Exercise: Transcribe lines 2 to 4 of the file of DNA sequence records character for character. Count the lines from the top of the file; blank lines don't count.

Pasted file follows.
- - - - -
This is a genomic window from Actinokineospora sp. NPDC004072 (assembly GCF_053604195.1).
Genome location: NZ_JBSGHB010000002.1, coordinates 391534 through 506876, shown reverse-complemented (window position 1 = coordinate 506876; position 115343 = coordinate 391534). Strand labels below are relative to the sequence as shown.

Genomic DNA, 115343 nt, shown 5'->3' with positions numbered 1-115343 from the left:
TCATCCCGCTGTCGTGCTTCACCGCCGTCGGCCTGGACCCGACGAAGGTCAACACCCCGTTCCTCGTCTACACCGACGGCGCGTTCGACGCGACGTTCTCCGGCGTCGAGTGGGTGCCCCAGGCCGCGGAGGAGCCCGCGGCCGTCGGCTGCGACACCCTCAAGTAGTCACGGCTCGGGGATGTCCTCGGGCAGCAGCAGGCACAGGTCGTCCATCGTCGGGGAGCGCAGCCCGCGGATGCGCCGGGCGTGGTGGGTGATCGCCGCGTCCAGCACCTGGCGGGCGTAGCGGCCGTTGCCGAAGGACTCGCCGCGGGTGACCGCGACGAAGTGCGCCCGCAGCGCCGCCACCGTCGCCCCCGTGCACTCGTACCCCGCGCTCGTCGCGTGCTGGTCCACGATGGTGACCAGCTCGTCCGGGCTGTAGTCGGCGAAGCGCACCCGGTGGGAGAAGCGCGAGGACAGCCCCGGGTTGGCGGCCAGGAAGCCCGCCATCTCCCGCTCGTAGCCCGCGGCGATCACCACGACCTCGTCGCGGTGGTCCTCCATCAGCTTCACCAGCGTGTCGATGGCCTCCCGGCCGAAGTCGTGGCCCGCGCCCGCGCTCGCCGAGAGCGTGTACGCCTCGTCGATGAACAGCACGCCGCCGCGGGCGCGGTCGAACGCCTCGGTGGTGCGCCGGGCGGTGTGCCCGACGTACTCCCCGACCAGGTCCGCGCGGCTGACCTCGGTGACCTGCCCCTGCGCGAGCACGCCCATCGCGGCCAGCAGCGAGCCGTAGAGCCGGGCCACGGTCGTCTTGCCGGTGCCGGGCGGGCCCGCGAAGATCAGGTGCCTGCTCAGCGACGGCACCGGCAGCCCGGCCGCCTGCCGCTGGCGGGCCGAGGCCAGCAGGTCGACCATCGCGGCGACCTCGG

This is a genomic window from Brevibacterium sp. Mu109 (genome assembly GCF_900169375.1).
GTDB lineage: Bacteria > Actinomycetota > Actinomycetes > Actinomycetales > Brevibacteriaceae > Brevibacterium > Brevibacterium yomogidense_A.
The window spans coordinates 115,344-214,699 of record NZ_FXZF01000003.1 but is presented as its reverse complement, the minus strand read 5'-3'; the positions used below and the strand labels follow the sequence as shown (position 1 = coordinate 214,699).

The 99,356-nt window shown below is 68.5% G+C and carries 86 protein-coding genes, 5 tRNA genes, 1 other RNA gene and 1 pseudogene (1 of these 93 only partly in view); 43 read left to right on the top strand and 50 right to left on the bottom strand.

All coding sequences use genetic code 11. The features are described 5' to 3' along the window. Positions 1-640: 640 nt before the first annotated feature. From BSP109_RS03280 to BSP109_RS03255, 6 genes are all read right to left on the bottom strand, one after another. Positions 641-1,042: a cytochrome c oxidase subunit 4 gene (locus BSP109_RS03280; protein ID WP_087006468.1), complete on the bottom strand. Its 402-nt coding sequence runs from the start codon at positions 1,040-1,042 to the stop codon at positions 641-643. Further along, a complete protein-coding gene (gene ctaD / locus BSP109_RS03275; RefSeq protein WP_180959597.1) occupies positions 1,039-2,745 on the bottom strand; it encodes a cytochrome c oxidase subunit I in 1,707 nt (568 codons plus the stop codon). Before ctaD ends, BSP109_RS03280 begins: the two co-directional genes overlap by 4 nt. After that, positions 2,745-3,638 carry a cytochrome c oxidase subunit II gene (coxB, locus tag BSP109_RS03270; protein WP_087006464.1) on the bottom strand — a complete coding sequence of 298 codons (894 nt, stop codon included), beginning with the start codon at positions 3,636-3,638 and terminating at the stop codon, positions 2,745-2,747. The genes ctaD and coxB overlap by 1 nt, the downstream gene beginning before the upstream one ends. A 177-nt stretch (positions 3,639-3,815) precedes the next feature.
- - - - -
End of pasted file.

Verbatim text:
Genome location: NZ_JBSGHB010000002.1, coordinates 391534 through 506876, shown reverse-complemented (window position 1 = coordinate 506876; position 115343 = coordinate 391534). Strand labels below are relative to the sequence as shown.

Genomic DNA, 115343 nt, shown 5'->3' with positions numbered 1-115343 from the left:
TCATCCCGCTGTCGTGCTTCACCGCCGTCGGCCTGGACCCGACGAAGGTCAACACCCCGTTCCTCGTCTACACCGACGGCGCGTTCGACGCGACGTTCTCCGGCGTCGAGTGGGTGCCCCAGGCCGCGGAGGAGCCCGCGGCCGTCGGCTGCGACACCCTCAAGTAGTCACGGCTCGGGGATGTCCTCGGGCAGCAGCAGGCACAGGTCGTCCATCGTCGGGGAGCGCAGCCCGCGGATGCGCCGGGCGTGGTGGGTGATCGCCGCGTCCAGCACCTGGCGGGCGTAGCGGCCGTTGCCGAAGGACTCGCCGCGGGTGACCGCGACGAAGTGCGCCCGCAGCGCCGCCACCGTCGCCCCCGTGCACTCGTACCCCGCGCTCGTCGCGTGCTGGTCCACGATGGTGACCAGCTCGTCCGGGCTGTAGTCGGCGAAGCGCACCCGGTGGGAGAAGCGCGAGGACAGCCCCGGGTTGGCGGCCAGGAAGCCCGCCATCTCCCGCTCGTAGCCCGCGGCGATCACCACGACCTCGTCGCGGTGGTCCTCCATCAGCTTCACCAGCGTGTCGATGGCCTCCCGGCCGAAGTCGTGGCCCGCGCCCGCGCTCGCCGAGAGCGTGTACGCCTCGTCGATGAACAGCACGCCGCCGCGGGCGCGGTCGAACGCCTCGGTGGTGCGCCGGGCGGTGTGCCCGACGTACTCCCCGACCAGGTCCGCGCGGCTGACCTCGGTGACCTGCCCCTGCGCGAGCACGCCCATCGCGGCCAGCAGCGAGCCGTAGAGCCGGGCCACGGTCGTCTTGCCGGTGCCGGGCGGGCCCGCGAAGATCAGGTGCCTGCTCAGCGACGGCACCGGCAGCCCGGCCGCCTGCCGCTGGCGGGCCGAGGCCAGCAGGTCGACCATCGCGGCGACCTCGG